To follow this train of thought, there is then a suggestion that the spirit animals are unbound from the causal, linear universe – that, even if Max chooses to save Chloe, there is a parallel universe nearby where the opposite decision was made, and that it is from this universe that the spirit-butterfly emanates, whatever the choice of Max Prime.
Likewise for Rachel, and the spectral doe that appears to Max: both Rachel and Chloe guide Max, in spirit, to the point where she has the potential to save the woman she has grown to love – though the choice remains in her hands. The spirits can only guide and point the way: they can no longer exert any physical influence over events.
Is it greedy for Chloe to have two spirit animals? And if so, is it green on her behalf, or on the developers’? Or is it merely appropriate for a young woman who dies as many times as she does over the course of the game.
Her indicative hair colour, mirrored in the butterfly, crops up again in the blue bird at Chloe’s house, which Max can save in Episode 1 (by opening Joyce’s bedroom window, to stop it from crashing into the window and dying), an action which then traps the bird in the house (though it, or its kin, can be seen on the winding path up to the lighthouse at the end of the Episode: “Birds are so lucky,” says Max in response, “they can always escape.”).
In Episode 3, we find the bird has taken up residence in the Price’s bathroom – comfortable and safe. In the following Episode, just after Max returns from the alternate universe in which she was forced to euthanise her best friend, she finds the bird still trapped in the bathroom: “Oh no, that poor little bird has been trapped in here.”
In a metaphorical re-run of the trauma she has just undergone, the player can choose to chase the bird out into the hallway and shoo it out another open window. This bird, like the other Chloe’s spirit, is left to fly and be free.
That’s resonant to one reading of Chloe’s temporal resurrection in Episode 1: that her half-life is circumscribed by the limits of Max’s powers. There’s a suggestion that Chloe is never truly alive, only given a cul-de-sac of time in which to make her peace with Max, her friends, and her family, before being ‘freed’. Chloe has not escaped Death, only outpaced Him: the question is not whether she can be saved, but how much time can be bargained for.
Among the many nicknames with which Chloe dubs her best friend, ‘SuperMax’ is perhaps the most applicable here. Max is both a superhero who’ll keep on saving Chloe for as long as she can – and the prison in which she is trapped.
The Mechanics of Time Travel
Though the game never makes their rules or source explicit, it’s worth exploring how much information we’re given about Max’s abilities in the course of the game – all of which are bootstrapped through Max’s own experiences and discoveries.
To be clear, Max’s time travel abilities largely rest in the realm of magic realism, rather than science – there’s no mutant ability made suddenly manifest, or technological accident that sends her Quantum Leaping on her way.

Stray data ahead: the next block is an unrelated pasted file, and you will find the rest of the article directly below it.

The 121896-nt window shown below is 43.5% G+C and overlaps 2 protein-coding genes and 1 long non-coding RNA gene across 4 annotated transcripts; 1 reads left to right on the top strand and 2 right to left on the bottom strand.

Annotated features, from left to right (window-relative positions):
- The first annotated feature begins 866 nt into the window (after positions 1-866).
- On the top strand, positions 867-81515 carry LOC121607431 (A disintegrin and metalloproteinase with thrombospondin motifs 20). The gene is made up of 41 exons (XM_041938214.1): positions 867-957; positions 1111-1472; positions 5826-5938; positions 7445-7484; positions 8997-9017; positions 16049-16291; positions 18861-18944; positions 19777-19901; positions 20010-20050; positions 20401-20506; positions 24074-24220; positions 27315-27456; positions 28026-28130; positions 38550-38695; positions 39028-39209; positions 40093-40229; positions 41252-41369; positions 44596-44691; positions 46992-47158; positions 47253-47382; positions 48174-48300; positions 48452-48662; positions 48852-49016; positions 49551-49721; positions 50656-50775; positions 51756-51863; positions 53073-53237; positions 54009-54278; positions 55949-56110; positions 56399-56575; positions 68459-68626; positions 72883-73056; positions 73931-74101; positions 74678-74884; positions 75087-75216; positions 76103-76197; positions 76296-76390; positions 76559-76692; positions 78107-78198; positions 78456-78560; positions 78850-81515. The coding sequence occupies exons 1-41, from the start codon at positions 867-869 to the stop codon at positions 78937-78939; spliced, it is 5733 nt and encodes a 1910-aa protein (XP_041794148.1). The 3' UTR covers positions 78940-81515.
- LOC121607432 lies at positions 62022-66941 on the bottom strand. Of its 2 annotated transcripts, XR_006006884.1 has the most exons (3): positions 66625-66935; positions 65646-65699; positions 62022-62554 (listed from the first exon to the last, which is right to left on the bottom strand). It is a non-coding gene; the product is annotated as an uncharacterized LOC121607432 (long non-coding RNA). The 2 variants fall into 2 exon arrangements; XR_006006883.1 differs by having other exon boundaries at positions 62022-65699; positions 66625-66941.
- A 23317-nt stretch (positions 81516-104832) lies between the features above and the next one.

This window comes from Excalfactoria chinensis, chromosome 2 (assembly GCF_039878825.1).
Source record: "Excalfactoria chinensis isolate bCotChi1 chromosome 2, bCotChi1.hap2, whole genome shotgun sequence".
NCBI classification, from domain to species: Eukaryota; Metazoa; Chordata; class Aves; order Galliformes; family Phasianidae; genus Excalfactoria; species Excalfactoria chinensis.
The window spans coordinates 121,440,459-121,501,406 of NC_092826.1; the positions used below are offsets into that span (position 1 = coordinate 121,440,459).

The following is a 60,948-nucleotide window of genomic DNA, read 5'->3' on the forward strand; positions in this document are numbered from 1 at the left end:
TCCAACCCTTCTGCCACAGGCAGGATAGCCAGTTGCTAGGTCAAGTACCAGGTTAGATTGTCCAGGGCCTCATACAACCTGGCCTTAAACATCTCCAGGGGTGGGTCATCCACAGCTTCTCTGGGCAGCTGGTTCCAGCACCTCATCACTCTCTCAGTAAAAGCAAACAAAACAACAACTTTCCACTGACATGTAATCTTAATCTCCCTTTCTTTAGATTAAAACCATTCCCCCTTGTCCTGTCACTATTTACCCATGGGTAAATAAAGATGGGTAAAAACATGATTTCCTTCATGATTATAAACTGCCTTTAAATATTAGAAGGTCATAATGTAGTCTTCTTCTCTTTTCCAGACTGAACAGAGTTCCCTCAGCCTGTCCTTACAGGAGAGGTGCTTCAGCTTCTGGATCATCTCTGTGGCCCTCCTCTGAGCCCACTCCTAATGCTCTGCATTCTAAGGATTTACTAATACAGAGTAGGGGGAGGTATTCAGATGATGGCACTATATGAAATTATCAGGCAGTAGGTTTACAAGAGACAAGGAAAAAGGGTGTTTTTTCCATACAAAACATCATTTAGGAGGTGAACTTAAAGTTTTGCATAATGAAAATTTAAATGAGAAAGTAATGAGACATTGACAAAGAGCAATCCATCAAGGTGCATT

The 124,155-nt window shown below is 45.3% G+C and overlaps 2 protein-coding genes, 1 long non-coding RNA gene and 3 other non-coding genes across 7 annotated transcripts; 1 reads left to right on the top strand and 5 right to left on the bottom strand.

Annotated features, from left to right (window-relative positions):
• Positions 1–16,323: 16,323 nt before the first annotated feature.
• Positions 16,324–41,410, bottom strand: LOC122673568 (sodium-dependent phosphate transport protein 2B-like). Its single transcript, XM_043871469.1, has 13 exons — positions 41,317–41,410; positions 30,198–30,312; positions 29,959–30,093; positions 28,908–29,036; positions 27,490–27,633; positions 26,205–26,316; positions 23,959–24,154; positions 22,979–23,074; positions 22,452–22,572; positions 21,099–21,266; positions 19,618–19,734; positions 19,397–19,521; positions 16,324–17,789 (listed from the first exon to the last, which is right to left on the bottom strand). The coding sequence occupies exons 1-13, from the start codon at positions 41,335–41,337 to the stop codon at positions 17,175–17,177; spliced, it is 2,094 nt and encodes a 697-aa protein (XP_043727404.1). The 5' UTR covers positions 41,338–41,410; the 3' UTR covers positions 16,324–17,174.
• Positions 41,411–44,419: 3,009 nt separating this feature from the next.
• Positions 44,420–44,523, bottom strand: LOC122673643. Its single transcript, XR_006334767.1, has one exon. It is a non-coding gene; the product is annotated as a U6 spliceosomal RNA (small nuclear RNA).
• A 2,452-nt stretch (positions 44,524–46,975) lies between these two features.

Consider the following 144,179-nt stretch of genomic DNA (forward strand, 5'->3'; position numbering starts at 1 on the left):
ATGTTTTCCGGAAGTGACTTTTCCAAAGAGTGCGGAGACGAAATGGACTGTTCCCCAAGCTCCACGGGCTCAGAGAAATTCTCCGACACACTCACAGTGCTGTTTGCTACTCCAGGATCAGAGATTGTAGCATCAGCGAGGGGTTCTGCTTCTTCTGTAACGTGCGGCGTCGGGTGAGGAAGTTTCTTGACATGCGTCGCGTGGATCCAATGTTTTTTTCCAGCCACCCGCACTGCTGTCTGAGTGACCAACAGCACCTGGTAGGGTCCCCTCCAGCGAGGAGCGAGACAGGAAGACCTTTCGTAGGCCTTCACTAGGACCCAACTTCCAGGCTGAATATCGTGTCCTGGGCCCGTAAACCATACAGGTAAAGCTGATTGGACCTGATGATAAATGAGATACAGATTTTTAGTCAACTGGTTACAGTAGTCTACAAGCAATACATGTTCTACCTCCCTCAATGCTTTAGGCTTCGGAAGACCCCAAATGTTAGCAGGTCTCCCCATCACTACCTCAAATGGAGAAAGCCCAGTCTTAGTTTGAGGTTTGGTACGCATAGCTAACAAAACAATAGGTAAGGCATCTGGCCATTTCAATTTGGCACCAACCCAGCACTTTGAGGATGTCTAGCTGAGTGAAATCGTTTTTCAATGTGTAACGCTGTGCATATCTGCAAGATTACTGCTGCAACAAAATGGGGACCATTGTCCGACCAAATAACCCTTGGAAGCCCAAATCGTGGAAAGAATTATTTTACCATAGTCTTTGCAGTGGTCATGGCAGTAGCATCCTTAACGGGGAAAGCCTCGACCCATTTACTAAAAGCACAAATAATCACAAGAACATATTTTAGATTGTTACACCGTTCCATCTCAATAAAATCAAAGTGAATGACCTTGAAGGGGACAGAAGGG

“So what’s the point of this power? What’s the lesson? To keep fixing what I keep fucking up? No. Because I didn’t ask for this shit. But I was able to stop Mr. Jefferson. And now I can stop Chloe from dying. For the last time.” – MAX
The reasons and rationales for Max gaining the power when she does are as much emotive as evolutionary, and their use and expansion seems particularly psychosomatic – kicking in in subconscious response to her best friend getting shot to death, becoming useless when trying to talk Kate down from the roof, so that she is forced to rely on her own abilities; discovering that she can project herself into old photographs just at the point at which her guilt and shame over ‘abandoning’ Chloe for five years in the wake of William’s death have reached their apex.
That’s not to say the scientific possibilities aren’t explored by the characters, but – to be as fair to professional scientists as I have been to the developers – these are scientific terms (ab)used by writers interested in the connotations they raise on the layperson, not in the quantum physicist.
Just as Blackwell Academy is a collegiate school fusing the arts and sciences, so the talk of chaos theory and wormholes is a surface gloss that allows interesting visual and environmental effects to be linked to personal, character moments. On that level, it’s almost frustrating that there are no mentions of ‘entangled pairs’ or ‘spooky action at a distance’ in Life Is Strange, as those are the kind of pseudo-quantum pairings whose metaphors would be worth exploring through Max and Chloe.
It’s not that the use of scientific terminology is wrong, per se, just that Max’s confidants are fellow high-schoolers. Though she ekes out some interesting possibilities from both Samuel and Ms. Grant, Max doesn’t have access to, say, Donnie Darko’s Professor Monitoff, much less the staff of the Large Hadron Collider. She has Warren, instead. And, as Warren lays it out in the diner at the end of the world, “I’m not a real scientist, even though I play one at school.” Technically, his potential explanations carry words in the correct order, but in many ways they’re a sop to science, a way of saying, “It could be, yes, but it’s really not important right now.”